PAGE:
cd pigpio-master
make
sudo make install

This part is totally optional:

unless you already know what each of the pins represent, it might be a good idea to test the LEDs before we punch them into our user interface. Specifically, the RGB led.

pigpio uses a command line interface called pigs. To start pigs, we need to start the pigpio daemon:

sudo pigpiod

We won’t have to start the daemon again, unless we restart the PI.

In order to test a pin, we first need to set it to writable mode. We do that using the below command:

pigs m YOUR_PIN w

Be careful, as the pigs library does not stop you from reading/writing to unsafe pins. Messing with unsafe pins can result in anything from nothing happening, to having to re-flash your Raspbian image due to file corruption. (See pigpio library (abyz.me.uk) to learn more)

Activate your pin with:

pigs p YOUR_PIN 255

The command uses PWM, so you can set it to anything in-between 0 and 255.

Now you can test each pin on the RGB LED to see what colors correspond to what pins and write them down.

First experience with the User Interface

The user interface allows you to change your component configuration, specifically, add (configure), remove, and rename components as well as allowing you to read all component data and write to your components.

In your computer, or on your phone, enter your PI’s IP address in the browser of your choice, along with the port: 8500. Your URL should look something like this:

192.168.0.12:8500
  • Hit enter and wait for the page to load.
  • Add a new component,
  • And test the new component by setting the PWM values up and down.

Step 14: Training the Assistant

This is the fun part!

To train your smart home assistant, you need to teach it how to do its job. Luckily, because of Codex. The training process is extremely simple, the AI model only needs a few examples to understand what to do. You should only have to give it 4-6 examples for it to work properly. If it performs improperly, you can add more examples until it understands. The video will step you through how to train your AI Assistant.

Steps to train

  1. Repeat 4-6 the following steps times…
  2. Go into the settings and clear all training data. It is recommended to retrain your model every time you change your component configuration, so that it doesn’t get confused by its past memory.
  3. Set the command mode to “train” and close the window.
  4. Enter your prompt into the command bar, manually set the relevant component properties, and submit the command by pressing enter in the command bar. Remember, you need to set the desired properties beforeyou submit a training example.
  5. In the settings, set the command mode back to command or reload the page.
  6. Enter some commands and see what it can do!

Step 15: Creating Your Own Components

This is not recommended. But if you are feeling adventurous, and want to create your own custom components, you not only need to have a good understanding of Java but will have a lot of work to do programming wise. I will try to cover everything, but be wary, that you could potentially run into bugs and errors that prevent the smart home system from being able to operate.

You will need to get comfortable with the code. Take some time to get familiar with how the software works before proceeding.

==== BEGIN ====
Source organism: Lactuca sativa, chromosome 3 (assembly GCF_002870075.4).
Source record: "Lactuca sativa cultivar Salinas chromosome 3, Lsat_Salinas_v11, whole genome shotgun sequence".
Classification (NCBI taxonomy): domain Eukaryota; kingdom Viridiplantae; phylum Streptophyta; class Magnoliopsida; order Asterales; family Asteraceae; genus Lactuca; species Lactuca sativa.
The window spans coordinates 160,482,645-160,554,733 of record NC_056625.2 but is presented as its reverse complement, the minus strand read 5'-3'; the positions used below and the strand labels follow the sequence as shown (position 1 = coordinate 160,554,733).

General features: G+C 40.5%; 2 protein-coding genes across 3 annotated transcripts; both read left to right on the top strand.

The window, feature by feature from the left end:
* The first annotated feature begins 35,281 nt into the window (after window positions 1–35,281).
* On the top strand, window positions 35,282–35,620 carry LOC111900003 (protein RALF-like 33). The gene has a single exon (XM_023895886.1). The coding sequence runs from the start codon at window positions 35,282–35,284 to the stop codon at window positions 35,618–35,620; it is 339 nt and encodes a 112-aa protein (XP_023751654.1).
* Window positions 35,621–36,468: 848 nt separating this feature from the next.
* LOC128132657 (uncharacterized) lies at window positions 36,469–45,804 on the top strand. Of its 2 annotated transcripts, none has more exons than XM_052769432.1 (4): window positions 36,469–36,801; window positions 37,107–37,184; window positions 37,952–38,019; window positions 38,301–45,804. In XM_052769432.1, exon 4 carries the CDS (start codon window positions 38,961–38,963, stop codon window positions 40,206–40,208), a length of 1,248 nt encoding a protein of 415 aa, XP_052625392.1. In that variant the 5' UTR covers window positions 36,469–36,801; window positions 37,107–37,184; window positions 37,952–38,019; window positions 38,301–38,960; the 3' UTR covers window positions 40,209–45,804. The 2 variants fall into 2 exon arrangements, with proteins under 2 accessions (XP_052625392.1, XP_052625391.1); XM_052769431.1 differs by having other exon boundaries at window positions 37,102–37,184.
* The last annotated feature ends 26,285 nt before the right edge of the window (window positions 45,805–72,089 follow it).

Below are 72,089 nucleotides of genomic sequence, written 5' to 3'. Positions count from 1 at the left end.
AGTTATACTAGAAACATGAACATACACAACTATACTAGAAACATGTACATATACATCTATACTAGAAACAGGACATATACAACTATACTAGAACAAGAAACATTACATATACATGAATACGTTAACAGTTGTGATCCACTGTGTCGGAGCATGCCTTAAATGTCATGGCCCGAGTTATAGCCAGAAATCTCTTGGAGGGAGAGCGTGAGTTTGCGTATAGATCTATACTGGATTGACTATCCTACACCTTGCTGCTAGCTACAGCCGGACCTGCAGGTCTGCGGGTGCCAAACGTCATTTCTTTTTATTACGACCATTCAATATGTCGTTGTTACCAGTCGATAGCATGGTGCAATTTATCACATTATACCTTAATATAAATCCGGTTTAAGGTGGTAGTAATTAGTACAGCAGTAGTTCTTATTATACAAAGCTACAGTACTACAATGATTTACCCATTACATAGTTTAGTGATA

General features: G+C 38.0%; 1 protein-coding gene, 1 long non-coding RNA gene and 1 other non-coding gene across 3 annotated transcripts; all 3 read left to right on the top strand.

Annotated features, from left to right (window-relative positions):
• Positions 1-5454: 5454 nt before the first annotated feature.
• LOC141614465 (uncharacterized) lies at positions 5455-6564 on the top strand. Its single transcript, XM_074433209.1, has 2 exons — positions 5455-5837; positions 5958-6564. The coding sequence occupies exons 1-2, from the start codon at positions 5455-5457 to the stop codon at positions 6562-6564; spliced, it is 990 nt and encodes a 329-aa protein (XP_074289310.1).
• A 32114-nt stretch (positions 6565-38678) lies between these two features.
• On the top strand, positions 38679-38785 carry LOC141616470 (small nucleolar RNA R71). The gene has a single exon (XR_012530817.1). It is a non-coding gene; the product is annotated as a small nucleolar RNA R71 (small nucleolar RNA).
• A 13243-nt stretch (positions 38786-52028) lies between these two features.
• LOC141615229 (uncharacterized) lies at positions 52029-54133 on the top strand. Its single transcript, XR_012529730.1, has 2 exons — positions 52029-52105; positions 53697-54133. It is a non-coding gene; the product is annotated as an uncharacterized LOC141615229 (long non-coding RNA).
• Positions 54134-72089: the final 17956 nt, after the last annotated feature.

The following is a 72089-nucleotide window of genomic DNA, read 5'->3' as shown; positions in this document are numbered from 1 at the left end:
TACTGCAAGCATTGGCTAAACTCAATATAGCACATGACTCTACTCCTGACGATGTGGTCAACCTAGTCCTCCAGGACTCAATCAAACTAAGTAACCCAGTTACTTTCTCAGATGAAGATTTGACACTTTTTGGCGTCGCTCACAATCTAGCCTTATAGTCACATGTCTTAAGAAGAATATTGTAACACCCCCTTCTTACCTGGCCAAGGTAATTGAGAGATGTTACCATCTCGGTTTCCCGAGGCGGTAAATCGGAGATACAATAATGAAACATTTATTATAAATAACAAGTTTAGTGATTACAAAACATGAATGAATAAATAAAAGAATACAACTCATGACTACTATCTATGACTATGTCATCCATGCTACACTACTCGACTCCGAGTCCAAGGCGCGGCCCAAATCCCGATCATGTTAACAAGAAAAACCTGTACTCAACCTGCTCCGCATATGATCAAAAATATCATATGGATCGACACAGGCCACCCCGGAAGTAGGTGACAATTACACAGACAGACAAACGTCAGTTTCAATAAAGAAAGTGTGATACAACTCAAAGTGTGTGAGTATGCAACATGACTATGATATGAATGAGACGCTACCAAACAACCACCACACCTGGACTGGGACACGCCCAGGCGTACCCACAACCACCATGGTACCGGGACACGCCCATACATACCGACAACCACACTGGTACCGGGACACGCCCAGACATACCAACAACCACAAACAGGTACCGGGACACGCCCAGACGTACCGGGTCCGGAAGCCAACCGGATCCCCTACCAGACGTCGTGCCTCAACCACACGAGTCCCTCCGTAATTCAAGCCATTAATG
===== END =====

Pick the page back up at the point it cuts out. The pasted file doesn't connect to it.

1. Create a new class that extends the Component class.
  2. Add your configuration properties (add screen properties) as shown in the image
  3. Add your properties as shown in the image.
  4. Set the title of your component via the super() method. The component label is auto generated and is the same thing as the title, except all lowercased, and spaces are replaced with dashes.
  5. append your custom component in the newComponent.html file in the resources package and add your custom component’s title and label at the end of the html tag.
  6. append your custom component in the Configuration.java class in the “getComponentByClassLabel” method. This method helps other parts of software find the component class by its label.
  7. Append an Enum named after your component to the end of the CopmonentType Enum in the Configuration package.
  8. in your component class, set the setMethod() value to the new Enum value you created. This lets the ComponentMethodHandler class to know what component it is.
  9. in the ComponentMethodHandler class in the Configuration package:
  10. append the gatherData method with your new component.
  11. The gatherData method is called for your component to gather any sensor data.
  12. append the initializeComponent method with your component.
  13. The initialization gets it ready right after it was created.
  14. append the setValue method with your component.
  15. the setValue method is called when a new component value is set by the user.
  16. Take a look around at the existing utilities for GPIO faculties and other resources in the utilities package. Create new utilities if you need one.
  17. Copy the resources from your PC to the Raspberry pi, like we discussed before.
  18. Run your code locally and on the PI to make sure it works. Stress test the software to make sure its foolproof.

Step 16: Final Thoughts

This is just the beginning.

So far, you have built a system, with an incredibly simple and easy-to-use user interface, accessible on your phone and available from anywhere within your house. From giving you complete control of your home components, to letting you easily change your component configurations with as little fuss as possible, to the instant access of a smart home assistant, with its intelligence and its understanding of user intention that far surpasses Google, Alexa or Siri.

The potential of this system stretches even farther! From smart wall plugs to automatic door locks, you could truly innovate your home!

Source: Turn Your Raspberry Pi Into a Fully Customizable Smart Home!